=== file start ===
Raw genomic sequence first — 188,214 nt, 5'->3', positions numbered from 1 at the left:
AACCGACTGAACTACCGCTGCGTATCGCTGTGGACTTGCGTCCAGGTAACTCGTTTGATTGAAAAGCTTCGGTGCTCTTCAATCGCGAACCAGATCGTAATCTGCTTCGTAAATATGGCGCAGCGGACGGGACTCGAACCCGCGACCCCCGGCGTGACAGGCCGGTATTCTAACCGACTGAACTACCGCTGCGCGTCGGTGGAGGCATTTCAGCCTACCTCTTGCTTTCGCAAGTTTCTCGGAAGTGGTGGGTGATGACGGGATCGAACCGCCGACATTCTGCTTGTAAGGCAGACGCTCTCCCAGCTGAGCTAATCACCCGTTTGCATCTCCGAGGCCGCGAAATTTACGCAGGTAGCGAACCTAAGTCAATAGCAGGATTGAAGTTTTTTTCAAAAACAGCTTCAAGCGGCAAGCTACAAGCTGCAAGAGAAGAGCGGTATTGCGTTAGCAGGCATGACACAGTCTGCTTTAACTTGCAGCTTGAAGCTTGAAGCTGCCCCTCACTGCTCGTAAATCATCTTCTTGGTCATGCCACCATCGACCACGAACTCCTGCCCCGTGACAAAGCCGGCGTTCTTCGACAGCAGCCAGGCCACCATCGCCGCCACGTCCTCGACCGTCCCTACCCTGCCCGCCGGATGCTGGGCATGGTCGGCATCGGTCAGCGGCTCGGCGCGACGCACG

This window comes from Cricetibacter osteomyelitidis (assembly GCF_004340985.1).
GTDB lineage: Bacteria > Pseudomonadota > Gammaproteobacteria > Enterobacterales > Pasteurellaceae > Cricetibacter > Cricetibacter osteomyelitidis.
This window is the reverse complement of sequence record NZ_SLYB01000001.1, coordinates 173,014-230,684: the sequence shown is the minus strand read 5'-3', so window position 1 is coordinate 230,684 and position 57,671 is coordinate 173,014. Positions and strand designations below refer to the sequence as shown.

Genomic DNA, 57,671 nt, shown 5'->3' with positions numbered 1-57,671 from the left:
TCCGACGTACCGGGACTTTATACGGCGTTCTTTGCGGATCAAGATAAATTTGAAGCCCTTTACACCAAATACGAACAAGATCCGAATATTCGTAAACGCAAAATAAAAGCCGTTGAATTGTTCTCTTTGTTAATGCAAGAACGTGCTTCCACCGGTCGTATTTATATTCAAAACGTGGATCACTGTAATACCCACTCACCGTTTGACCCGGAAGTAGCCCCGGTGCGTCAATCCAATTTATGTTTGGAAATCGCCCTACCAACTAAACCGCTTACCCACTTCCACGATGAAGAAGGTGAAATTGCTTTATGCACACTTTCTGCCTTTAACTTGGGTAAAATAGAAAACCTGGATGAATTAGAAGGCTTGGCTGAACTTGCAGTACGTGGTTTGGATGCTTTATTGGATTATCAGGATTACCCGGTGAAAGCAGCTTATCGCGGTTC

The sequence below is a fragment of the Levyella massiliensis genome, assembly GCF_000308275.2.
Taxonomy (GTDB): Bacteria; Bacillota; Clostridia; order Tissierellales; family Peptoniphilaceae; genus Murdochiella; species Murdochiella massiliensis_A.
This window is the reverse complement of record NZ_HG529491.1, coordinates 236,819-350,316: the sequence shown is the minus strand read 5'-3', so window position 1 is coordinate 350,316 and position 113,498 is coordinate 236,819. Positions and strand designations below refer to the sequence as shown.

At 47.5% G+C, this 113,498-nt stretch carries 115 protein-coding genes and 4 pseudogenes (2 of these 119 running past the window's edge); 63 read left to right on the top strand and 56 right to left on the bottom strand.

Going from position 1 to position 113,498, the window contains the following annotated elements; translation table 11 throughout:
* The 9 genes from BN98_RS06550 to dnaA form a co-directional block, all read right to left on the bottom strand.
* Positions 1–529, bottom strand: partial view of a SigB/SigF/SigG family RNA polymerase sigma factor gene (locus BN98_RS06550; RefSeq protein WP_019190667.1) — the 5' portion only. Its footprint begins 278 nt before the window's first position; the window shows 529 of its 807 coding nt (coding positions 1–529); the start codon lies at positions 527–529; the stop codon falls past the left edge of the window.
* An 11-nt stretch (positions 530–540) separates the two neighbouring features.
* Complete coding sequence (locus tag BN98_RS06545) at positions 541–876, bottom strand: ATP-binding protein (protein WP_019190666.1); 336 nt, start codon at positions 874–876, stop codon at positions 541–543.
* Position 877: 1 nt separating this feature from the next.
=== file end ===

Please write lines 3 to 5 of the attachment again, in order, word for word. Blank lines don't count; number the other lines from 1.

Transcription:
This window comes from Cricetibacter osteomyelitidis (assembly GCF_004340985.1).
GTDB lineage: Bacteria > Pseudomonadota > Gammaproteobacteria > Enterobacterales > Pasteurellaceae > Cricetibacter > Cricetibacter osteomyelitidis.
This window is the reverse complement of sequence record NZ_SLYB01000001.1, coordinates 173,014-230,684: the sequence shown is the minus strand read 5'-3', so window position 1 is coordinate 230,684 and position 57,671 is coordinate 173,014. Positions and strand designations below refer to the sequence as shown.